Is Glitter Bad For The Environment? The Answer Will Definitely Dim Your Shine

My love for all things sparkly knows no bounds. Fingernail polish, eyeshadow, iPhone cases, jewelry—the more dazzling the better. But recent stories that have been popping up on my newsfeed have caused me to ask the question, Is glitter bad for the environment? After some (tearjerking) research I can definitively tell you that yes, it is—and it’s way worse than you probably imagined.

Glitter is composed of tons of tiny pieces of plastic measuring less than five millimeters, which are known as microplastics. They’re so teeny that they can pass through water filtration systems and end up in the oceans, lakes, and beyond, therefore posing a big threat to aquatic life. Fish can eat the plastic and, as if that weren’t heartbreaking enough, humans could go on to eat the fish—I think we can all agree that sounds horrifically unhealthy. As Anas Ghadouani, professor of environmental engineering at the University of Western Australia, told BBC, "We don’t yet know all the details [about glitter], but it’s not a natural product that will morph into our system. It’s not like nutrients, it’s a chemical.”

What’s more, a study from Environmental Science and Technology "found that microplastics act something like a lifeboat for bacteria. So potentially harmful microbes are better able to survive in aquatic environments," as reported by Allure. Harmful to animals and pollutive? Yikes.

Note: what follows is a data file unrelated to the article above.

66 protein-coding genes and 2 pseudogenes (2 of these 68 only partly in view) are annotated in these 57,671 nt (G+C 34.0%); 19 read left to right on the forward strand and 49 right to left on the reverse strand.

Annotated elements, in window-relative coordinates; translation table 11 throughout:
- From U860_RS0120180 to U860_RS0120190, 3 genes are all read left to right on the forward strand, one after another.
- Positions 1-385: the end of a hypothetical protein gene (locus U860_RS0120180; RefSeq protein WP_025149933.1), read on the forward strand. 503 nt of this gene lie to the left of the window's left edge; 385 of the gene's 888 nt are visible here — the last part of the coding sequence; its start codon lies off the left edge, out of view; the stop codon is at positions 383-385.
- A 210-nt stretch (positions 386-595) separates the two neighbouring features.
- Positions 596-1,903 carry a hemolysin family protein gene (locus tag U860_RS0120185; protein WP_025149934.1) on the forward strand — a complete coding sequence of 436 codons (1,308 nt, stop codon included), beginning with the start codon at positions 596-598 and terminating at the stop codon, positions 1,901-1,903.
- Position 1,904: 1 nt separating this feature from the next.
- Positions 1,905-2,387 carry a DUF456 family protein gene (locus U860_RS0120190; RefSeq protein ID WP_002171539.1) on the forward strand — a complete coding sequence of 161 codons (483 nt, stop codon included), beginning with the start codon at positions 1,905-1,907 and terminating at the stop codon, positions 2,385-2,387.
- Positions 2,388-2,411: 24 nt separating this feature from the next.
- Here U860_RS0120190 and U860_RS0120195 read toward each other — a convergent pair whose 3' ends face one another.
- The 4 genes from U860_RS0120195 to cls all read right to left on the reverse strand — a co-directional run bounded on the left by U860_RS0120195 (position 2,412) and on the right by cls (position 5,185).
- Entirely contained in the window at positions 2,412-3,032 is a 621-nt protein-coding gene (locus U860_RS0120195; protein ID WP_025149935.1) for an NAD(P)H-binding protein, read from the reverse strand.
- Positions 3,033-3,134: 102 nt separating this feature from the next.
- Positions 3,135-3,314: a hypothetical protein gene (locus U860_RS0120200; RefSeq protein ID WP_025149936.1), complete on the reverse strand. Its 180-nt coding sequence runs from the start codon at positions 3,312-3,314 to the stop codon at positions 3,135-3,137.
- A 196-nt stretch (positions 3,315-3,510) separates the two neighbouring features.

Some scientists are calling for glitter to be banned outright. In 2015, a ban on microbeads—another form of microplastic that is found in tons of beauty products like shower gels and exfoliants—took effect in the United States. BBC reports that "a single shower can result in 100,000 plastic particles entering the ocean."

Keeping that in mind, consider now how often we use glitter. For crafts, for decorations, for beauty looks, for celebratory events—the list goes on and on, much like the lifespan of glitter. After reading about the detrimental environmental effects of glitter, I can’t help but to feel slightly selfish harming wildlife just to add a bit of sparkle to my world. Luckily, there are biodegradable alternatives that will allow me to shine while also being good to the earth. Below, I rounded up the best guilt-free glitters to shop for festivals, parties and beyond.

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Another ingenious way to apply glitter: via a super easy spray pump! This one is filled with EnviroGlitter, which is a mineral based glitter powder. Vegan, cruelty free, and biodegradable, it can also be used in bath bombs and other beauty products. As the brand writes, "Most glitters are plastic or aluminum based and do not break down in the environment having an adverse affect on marine wildlife. These glitter powders have no adverse effects since they are based on minerals." Sold!

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